Although unfashionable with latter-day film critics who find some of his "message movies" to be simplistic, Stanley Kramer can take credit for producing (and later directing) some of Hollywood's boldest, most socially conscious movies-at a time when much of the industry was reverting to formula and cowering in the wake of the Communist witch-hunts. Moreover, his projects consistently attracted the top talent working on both sides of the cameras in Hollywood. Making his pictures independently gave Kramer freedom from studio interference, and he produced a run of powerful films, among them the gritty boxing drama Champion a study of Army racism, Home of The Brave (both 1949); a drama of paralyzed war veterans, The Men (1950, Marlon Brando's first film); a notable adaptation of Arthur Miller's play Death Of A Salesman (1951); and the anti-McCarthy Western, High Noon (1952). He then signed with Columbia, where he produced the first "biker" film, The Wild One and The Canine Mutiny (both 1954), as well as a Dr. Seuss musical fantasy The 5,000 Fingers of Mr. T. (1953), a notorious flop in its day but now a cult classic. Kramer finally began directing with, oddly, a glossy soap opera, Not A Stranger (1955).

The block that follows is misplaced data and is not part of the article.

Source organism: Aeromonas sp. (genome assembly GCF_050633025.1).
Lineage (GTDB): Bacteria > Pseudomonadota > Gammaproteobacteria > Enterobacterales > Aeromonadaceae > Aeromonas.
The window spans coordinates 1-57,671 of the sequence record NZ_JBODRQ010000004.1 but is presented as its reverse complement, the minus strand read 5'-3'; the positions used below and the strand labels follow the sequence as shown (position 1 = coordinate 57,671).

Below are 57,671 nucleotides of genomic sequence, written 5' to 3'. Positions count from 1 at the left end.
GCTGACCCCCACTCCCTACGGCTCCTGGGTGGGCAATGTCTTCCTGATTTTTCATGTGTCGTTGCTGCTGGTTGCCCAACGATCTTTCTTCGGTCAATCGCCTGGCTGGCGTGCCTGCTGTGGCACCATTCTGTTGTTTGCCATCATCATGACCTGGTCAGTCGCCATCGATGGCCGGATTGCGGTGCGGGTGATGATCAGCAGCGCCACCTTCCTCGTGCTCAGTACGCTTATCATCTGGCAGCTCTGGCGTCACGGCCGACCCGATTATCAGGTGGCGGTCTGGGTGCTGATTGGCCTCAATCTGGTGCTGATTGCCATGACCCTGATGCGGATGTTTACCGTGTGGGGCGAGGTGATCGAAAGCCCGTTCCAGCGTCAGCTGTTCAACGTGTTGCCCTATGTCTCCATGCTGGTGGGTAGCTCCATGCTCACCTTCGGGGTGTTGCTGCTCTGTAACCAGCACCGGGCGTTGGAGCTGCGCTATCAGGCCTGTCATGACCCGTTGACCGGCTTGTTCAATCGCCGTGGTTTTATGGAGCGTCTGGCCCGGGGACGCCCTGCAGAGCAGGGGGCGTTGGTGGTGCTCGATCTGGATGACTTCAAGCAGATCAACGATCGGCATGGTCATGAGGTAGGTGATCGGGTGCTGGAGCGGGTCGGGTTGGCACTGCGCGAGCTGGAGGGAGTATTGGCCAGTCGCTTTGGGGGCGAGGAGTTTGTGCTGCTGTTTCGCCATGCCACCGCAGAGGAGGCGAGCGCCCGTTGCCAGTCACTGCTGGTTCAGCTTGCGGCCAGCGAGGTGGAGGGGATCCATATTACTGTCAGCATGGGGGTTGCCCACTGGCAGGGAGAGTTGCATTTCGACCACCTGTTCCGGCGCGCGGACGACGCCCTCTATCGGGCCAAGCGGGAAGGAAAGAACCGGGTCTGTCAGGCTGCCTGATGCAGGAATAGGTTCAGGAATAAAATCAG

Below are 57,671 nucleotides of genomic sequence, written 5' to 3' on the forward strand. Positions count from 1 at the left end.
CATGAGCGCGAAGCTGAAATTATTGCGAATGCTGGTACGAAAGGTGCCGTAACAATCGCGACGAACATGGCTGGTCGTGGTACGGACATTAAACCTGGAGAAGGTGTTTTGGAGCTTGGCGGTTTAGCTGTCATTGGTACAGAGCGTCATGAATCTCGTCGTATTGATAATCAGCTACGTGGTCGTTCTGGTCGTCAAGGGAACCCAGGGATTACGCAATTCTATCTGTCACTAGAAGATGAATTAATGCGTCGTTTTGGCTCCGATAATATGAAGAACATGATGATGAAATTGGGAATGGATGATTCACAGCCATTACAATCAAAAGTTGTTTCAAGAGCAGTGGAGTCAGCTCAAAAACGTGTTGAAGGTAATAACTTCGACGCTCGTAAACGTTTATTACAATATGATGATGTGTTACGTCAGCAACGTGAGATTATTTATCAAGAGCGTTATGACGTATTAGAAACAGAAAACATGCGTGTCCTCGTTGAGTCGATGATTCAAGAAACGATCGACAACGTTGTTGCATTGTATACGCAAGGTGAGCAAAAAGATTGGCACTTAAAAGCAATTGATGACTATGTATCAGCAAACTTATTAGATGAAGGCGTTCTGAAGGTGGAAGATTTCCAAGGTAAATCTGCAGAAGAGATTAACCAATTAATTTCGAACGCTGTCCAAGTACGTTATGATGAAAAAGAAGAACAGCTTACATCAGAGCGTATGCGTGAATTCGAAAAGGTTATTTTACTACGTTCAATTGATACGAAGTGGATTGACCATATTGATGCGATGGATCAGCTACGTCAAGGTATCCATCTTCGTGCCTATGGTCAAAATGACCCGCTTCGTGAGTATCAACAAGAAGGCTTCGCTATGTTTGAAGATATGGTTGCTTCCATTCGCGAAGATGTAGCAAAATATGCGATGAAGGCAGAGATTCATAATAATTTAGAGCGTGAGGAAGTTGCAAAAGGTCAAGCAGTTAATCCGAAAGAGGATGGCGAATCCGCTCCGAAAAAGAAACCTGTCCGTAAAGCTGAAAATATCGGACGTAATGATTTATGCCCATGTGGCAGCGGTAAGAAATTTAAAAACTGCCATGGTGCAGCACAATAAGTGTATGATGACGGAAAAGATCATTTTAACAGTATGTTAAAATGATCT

After helming a large-scale actioner, The Pride and the Passion(1957), he returned to social commentary, attacking racism in the Defiant Ones (1958, Oscar-nominated for Best Picture and Best Director), nuclear proliferation in On The Beach (1959), creationism in Inherit the Wind (1960), and Nazi war criminals in Judgment at Nuremberg (1961, Oscar-nominated for Best Picture and Director). Challenged to make something "a little less serious," he vowed to make the "comedy to end all comedies," and almost pulled it off with the elephantine, overproduced, all-star blockbuster It's A Mad, Mad, Mad, Mad, Mad, Mad World (1963), still his most popular film. After a lavish adaptation of Ship Of Fools(1965), Kramer made Guess Who's Coming to Dinner (1967, Oscar-nominated for Best Picture and Director), which dealt head-on with interracial marriage. His later films, including The Secret Of Santa Vittorioa (1969), R.P.M. (1970), Bless the Beasts and Children (1971), the underrated Oklahoma Crude (1973), and The Dimano Principle (1977), were not successful, to say the least. The Runner Stumbles(1979), a particularly aloof and unconvincing thriller, was dismissed by critics and audiences alike, making it a dismal swan song to Kramer's career. In 1980 he retired and moved to Seattle, where he taught and wrote a newspaper column; a decade later he was back in Hollywood, planning new film projects.